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A lot was going through my mind on the evening of Jan. 11, 2019, as I steadily refreshed the homepage of the Alcohol & Gaming Commission of Ontario (AGCO).

My partner Brooke and I had technically been working in the cannabis industry for several months — but hadn’t sold a single joint.

After jumping head first into the brave new world of legal cannabis retail, we were waiting to see if we’d become one of the lucky 25 to get the first licences in Ontario.

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We were putting our life savings — and possibly our twenty-year relationship — on the line for a retail business dream, and any second we were going to know our fate.

It took us seven months to get here, waiting for a webpage to refresh.

Brooke and I had different relationships with cannabis. She was the advocate, consuming initially for medical reasons, then transitioning to a recreational user. I, on the other hand, had dabbled in my younger years, but wasn’t a regular consumer. I took note, however, when The Globe and Mail reported that Premier Doug Ford was abandoning the previous government’s commitment to a publicly run cannabis retail system in favour of a private model.

Soon after, the AGCO posted the ‘Free Market’ application criteria and processes, and Brooke and I were 100-per-cent eligible. Even better, the Progressive Conservative government said there would be no cap on the number of retail cannabis stores that could open after legalization.

Taking our backgrounds into consideration — mine in marketing, retail and sales, and Brooke’s in sociology and small-business ownership — we felt we had the requisite skills to create a cannabis retail business.

So, in early November, 2018, I found myself at a ‘How to Start a Cannabis Retail Business’ event at a downtown Toronto hotel. Looking around at 700 other aspiring cannabis entrepreneurs, we were reminded of the great careers and comfortable lives we were putting on the line. But Brooke and I define growth by change, and the uncomfortable feeling that comes with it. We wanted to be a part of something historic, to play a role in deconstructing stigma, and reshape the understanding around cannabis. We decided to name our business for the last year cannabis was legal in Canada: “1922” was born.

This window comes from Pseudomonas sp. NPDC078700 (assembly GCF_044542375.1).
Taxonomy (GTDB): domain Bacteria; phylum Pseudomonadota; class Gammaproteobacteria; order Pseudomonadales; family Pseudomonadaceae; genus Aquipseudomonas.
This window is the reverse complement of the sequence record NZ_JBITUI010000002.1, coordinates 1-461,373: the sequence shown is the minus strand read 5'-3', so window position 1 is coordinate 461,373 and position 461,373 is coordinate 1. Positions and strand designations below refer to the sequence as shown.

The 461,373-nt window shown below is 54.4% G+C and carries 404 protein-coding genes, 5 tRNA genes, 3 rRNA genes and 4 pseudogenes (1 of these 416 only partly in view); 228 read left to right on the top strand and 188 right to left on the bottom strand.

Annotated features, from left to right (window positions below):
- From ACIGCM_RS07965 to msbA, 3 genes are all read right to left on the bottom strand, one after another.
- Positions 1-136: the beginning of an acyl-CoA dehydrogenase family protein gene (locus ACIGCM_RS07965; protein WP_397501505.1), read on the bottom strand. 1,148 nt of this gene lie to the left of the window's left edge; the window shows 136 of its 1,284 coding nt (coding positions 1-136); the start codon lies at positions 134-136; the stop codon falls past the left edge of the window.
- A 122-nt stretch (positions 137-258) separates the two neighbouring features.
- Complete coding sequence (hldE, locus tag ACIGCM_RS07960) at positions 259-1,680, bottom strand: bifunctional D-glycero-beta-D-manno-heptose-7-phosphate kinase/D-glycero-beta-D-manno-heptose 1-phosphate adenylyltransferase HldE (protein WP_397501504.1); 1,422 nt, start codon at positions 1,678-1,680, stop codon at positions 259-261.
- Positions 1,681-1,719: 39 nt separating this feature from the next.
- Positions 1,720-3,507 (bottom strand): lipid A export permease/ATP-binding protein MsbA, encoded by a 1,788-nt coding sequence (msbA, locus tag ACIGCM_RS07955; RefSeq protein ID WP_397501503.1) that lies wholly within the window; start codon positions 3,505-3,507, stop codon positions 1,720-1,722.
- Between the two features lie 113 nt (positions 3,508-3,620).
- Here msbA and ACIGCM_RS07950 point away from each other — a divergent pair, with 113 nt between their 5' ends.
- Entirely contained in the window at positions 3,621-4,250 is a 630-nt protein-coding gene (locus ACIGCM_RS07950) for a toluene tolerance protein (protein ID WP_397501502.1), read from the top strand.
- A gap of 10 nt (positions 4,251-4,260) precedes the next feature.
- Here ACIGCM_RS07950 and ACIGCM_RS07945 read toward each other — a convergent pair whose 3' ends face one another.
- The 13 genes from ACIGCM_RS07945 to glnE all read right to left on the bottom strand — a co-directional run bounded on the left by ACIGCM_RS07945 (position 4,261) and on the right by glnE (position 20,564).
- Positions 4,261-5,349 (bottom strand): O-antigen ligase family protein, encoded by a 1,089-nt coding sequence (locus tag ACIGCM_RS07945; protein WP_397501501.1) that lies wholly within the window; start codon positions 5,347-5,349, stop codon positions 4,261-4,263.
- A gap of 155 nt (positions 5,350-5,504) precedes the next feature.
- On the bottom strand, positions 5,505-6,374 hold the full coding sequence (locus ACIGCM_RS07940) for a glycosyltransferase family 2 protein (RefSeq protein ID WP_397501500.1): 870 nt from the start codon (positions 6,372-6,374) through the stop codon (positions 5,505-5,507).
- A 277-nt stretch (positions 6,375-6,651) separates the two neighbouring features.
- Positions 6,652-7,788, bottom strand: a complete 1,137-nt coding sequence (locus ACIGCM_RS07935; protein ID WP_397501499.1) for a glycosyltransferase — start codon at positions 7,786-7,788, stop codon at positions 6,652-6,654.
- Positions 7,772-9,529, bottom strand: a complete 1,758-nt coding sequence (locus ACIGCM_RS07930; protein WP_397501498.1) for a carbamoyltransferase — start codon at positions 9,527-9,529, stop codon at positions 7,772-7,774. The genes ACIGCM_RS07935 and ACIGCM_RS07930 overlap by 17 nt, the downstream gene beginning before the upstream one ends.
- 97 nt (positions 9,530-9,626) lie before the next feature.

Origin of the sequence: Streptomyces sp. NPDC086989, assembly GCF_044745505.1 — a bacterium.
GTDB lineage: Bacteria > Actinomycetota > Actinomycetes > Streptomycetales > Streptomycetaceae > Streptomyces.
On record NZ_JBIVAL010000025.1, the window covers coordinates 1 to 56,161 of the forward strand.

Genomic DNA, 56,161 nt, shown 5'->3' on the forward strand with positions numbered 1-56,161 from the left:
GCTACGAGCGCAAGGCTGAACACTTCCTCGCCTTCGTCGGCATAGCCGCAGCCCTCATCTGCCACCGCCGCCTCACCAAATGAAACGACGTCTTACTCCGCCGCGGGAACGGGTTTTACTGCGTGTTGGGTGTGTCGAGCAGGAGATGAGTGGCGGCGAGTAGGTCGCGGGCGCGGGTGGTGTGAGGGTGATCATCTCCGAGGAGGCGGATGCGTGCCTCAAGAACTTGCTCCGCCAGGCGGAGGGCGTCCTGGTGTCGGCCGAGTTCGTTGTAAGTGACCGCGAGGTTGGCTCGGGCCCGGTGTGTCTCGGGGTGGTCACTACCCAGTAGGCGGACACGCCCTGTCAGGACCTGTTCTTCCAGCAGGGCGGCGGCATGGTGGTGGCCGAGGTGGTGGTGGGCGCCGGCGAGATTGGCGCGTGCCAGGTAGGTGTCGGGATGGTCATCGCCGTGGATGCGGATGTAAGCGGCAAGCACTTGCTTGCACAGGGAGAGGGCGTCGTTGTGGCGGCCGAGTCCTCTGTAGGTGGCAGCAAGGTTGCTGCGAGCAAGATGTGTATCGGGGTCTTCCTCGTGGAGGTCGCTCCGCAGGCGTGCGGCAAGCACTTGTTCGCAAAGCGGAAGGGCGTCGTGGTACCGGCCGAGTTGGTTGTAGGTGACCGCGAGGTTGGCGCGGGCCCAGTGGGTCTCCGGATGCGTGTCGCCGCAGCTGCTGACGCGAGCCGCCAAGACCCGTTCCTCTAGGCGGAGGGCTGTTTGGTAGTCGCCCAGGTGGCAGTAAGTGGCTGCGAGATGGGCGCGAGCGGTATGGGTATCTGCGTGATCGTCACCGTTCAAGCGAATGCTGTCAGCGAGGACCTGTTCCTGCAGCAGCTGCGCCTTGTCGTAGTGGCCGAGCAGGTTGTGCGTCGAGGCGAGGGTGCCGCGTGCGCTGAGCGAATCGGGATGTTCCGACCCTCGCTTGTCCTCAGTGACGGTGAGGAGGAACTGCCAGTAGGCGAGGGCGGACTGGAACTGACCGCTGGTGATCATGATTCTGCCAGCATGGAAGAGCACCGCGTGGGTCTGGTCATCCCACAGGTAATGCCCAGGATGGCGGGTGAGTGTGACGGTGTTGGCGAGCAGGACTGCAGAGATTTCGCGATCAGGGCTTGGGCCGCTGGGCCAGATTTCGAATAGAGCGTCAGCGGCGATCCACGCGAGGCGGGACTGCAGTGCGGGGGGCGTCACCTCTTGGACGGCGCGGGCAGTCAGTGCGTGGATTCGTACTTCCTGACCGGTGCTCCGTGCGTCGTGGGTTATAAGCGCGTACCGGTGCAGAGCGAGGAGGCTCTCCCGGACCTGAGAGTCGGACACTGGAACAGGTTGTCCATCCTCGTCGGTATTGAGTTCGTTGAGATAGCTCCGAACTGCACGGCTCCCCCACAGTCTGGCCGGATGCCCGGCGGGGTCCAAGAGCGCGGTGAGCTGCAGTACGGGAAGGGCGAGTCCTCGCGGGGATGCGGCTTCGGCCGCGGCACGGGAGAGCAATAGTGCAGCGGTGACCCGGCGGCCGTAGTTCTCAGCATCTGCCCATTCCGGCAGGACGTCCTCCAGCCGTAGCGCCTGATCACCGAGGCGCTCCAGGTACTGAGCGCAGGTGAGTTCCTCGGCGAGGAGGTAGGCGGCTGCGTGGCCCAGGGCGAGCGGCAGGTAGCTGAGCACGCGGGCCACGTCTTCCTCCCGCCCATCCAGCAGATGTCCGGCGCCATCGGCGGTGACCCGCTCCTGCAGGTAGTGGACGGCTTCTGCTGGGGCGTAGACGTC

The empty 1922 store in downtown Toronto. The owners have so far spend $54,420 in rent and utilities as they wait for Ontario to open up the recreational cannabis retail market.


In the month before the original ‘Free Market’ application deadline of Dec. 17, 2018, it felt as if Brooke and I had accomplished the impossible: We incorporated; hired an accountant and lawyers (cannabis and corporate); generated a corporate structure; and started writing a 150-page business plan. The only significant obstacle was securing commercial retail space as a non-operating new business in a new industry. Committing to a multiyear lease in downtown Toronto would became our moment of truth, and we put our faith in the government’s system. I have to admit, I was worried about the risk. But Brooke’s unwavering optimism was a driving force, and we signed a five-year lease.

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Then things got real.

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Almost immediately after recreational cannabis became legal on Oct. 17, 2018, the market faced a supply shortage. Soon after, Ontario announced it would implement a lottery system to disperse the first 25 licences. The ‘Free Market’ model was dead.

This was an enormous setback, and not the system we had signed up for. On the evening of Jan. 11, 2019, we finally learned that we did not win. In fact, we were number 10,524 of approximately 16,000+ applicants. The following twenty-four hours were difficult, full of feelings of sadness, doubt, anger and, ultimately, embarrassment. But we regrouped and soldiered on, waiting patiently for the next seven-months only to relive the heartbreak again in August, when we learned that we were not among the lucky 42 winners of the second Ontario retail lottery.

This is where we now stand: We have carried a lease in downtown Toronto for more than 365 days. We have paid $54,420 in rent and utilities, and that’s not including renovations and accompanying costs.

The Canadian cannabis industry is evolving daily, and we will continue to observe, learn and stay prepared. We’re determined and resilient, and have gone too far to give up now.

With our space renovated, Brooke and I are ready to open 1922. All we need now is the province to honour the pledge it made for a private market, and to support small-business owners like us who took them at their word. We are dedicated and optimistic.

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All we ask is for a fair shot.

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